Scanning Electron Microscopy

Scanning Electron Microscopy is an excellent method for providing high spatial resolution images on a wide range of samples.  SEM provides high depth of focus images of 3 dimensional structures as well as compositional contrast images.  X-ray microanalysis to determine the actual composition of samples, and other spectroscopies are also possible if the instrument is fitted with additional hardware.

How it works – the sample is imaged with a finely focused electron beam that is scanned across the sample.  Various signals are generated as a result of the interaction of the electron beam with the sample.  These signals are collected with an appropriate detector. The most common signal used in an SEM is that from secondary electrons which display the sample morphology.

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Instrumentation Available

Key Attributes

  • Resolution 1nm
  • Accelerating voltage range 0.1 – 30kV
  • Typical Signals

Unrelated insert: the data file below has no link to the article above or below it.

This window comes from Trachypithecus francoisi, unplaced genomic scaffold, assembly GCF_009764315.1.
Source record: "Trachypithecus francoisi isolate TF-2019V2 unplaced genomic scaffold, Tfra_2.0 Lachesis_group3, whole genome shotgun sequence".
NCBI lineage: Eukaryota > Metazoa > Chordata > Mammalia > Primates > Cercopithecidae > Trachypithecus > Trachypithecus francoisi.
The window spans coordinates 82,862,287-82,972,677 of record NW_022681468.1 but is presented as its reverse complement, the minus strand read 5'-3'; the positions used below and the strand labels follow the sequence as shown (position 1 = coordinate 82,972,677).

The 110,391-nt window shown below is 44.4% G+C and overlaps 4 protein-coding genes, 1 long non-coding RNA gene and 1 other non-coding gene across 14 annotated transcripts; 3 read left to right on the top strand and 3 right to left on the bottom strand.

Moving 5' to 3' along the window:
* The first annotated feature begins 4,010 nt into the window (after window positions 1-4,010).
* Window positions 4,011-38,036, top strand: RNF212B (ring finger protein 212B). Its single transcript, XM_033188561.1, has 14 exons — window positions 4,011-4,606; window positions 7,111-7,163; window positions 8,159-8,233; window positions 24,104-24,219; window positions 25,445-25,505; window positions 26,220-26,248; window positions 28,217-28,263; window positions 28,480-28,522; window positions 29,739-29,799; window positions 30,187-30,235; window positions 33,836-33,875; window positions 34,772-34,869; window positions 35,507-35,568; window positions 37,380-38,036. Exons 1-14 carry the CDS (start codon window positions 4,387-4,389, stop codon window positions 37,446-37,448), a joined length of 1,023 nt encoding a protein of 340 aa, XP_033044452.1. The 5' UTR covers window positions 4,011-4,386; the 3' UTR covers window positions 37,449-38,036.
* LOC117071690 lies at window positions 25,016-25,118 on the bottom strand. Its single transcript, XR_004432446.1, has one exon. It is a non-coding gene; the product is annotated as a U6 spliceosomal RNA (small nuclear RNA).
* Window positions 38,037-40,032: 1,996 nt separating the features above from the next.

• Secondary Electrons
    • Back-scattered Electrons
    • Characteristic X-rays
    • Light
    • Absorbed Electrons
    • Transmitted Electrons


  • Straightforward sample preparation (samples generally must be vacuum compatible)
  • Large depth of focus
  • Nanometer scale spatial resolution
  • Can work with large samples (several
  • Signals can be mixed to form a composite image
  • Signals can provide information from the surface, or from the bulk a few microns deep.
  • Additional imaging and analysis capabilities easily added
    • X-ray microanalysis
    • Electron back-scattered diffraction
    • Electron beam lithography


  • Samples need to be vacuum compatible
  • Potential for beam damage of soft materials
  • More difficult to analyze insulating samples


  • High resolution imaging of a wide variety of properly prepared samples
  • Compositional analysis of samples
  • Feature size measurement
  • Electron beam lithography
  • Electron backscattered diffraction – crystallographic orientation mapping

Additional Reading